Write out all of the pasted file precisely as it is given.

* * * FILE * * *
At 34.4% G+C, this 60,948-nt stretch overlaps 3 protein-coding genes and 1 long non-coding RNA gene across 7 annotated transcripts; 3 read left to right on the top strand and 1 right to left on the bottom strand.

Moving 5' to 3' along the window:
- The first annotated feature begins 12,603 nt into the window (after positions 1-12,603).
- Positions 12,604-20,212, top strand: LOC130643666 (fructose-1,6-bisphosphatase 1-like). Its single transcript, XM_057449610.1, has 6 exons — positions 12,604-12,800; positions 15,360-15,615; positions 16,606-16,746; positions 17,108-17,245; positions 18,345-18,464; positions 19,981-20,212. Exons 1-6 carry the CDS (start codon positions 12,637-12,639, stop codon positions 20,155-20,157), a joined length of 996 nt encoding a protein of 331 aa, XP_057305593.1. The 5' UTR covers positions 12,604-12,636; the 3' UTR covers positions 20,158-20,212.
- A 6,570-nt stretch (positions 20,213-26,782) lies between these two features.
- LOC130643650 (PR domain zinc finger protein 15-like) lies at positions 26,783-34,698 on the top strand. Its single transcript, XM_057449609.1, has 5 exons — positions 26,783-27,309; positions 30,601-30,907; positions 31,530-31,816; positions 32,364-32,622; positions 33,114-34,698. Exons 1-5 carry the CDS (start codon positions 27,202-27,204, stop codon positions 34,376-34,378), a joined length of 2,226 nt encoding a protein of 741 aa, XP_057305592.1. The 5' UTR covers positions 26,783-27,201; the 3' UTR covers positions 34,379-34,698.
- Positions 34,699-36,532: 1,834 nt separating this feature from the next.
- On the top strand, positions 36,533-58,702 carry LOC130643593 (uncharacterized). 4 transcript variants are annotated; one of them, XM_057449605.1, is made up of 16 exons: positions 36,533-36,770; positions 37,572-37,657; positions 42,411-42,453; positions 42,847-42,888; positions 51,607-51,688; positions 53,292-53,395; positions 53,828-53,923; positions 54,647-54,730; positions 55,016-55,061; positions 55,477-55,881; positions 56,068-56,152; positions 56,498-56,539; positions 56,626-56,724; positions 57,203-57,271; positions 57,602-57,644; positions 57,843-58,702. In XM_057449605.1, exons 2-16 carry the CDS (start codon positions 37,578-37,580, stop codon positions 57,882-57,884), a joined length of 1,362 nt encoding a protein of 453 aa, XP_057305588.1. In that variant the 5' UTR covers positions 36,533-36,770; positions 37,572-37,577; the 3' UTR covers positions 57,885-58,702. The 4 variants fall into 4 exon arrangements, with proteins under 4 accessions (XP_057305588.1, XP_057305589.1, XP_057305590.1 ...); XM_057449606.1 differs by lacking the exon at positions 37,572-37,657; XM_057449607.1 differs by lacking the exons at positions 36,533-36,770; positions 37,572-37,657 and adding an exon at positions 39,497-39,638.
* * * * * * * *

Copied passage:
At 34.4% G+C, this 60,948-nt stretch overlaps 3 protein-coding genes and 1 long non-coding RNA gene across 7 annotated transcripts; 3 read left to right on the top strand and 1 right to left on the bottom strand.

Moving 5' to 3' along the window:
- The first annotated feature begins 12,603 nt into the window (after positions 1-12,603).
- Positions 12,604-20,212, top strand: LOC130643666 (fructose-1,6-bisphosphatase 1-like). Its single transcript, XM_057449610.1, has 6 exons — positions 12,604-12,800; positions 15,360-15,615; positions 16,606-16,746; positions 17,108-17,245; positions 18,345-18,464; positions 19,981-20,212. Exons 1-6 carry the CDS (start codon positions 12,637-12,639, stop codon positions 20,155-20,157), a joined length of 996 nt encoding a protein of 331 aa, XP_057305593.1. The 5' UTR covers positions 12,604-12,636; the 3' UTR covers positions 20,158-20,212.
- A 6,570-nt stretch (positions 20,213-26,782) lies between these two features.
- LOC130643650 (PR domain zinc finger protein 15-like) lies at positions 26,783-34,698 on the top strand. Its single transcript, XM_057449609.1, has 5 exons — positions 26,783-27,309; positions 30,601-30,907; positions 31,530-31,816; positions 32,364-32,622; positions 33,114-34,698. Exons 1-5 carry the CDS (start codon positions 27,202-27,204, stop codon positions 34,376-34,378), a joined length of 2,226 nt encoding a protein of 741 aa, XP_057305592.1. The 5' UTR covers positions 26,783-27,201; the 3' UTR covers positions 34,379-34,698.
- Positions 34,699-36,532: 1,834 nt separating this feature from the next.
- On the top strand, positions 36,533-58,702 carry LOC130643593 (uncharacterized). 4 transcript variants are annotated; one of them, XM_057449605.1, is made up of 16 exons: positions 36,533-36,770; positions 37,572-37,657; positions 42,411-42,453; positions 42,847-42,888; positions 51,607-51,688; positions 53,292-53,395; positions 53,828-53,923; positions 54,647-54,730; positions 55,016-55,061; positions 55,477-55,881; positions 56,068-56,152; positions 56,498-56,539; positions 56,626-56,724; positions 57,203-57,271; positions 57,602-57,644; positions 57,843-58,702. In XM_057449605.1, exons 2-16 carry the CDS (start codon positions 37,578-37,580, stop codon positions 57,882-57,884), a joined length of 1,362 nt encoding a protein of 453 aa, XP_057305588.1. In that variant the 5' UTR covers positions 36,533-36,770; positions 37,572-37,577; the 3' UTR covers positions 57,885-58,702. The 4 variants fall into 4 exon arrangements, with proteins under 4 accessions (XP_057305588.1, XP_057305589.1, XP_057305590.1 ...); XM_057449606.1 differs by lacking the exon at positions 37,572-37,657; XM_057449607.1 differs by lacking the exons at positions 36,533-36,770; positions 37,572-37,657 and adding an exon at positions 39,497-39,638.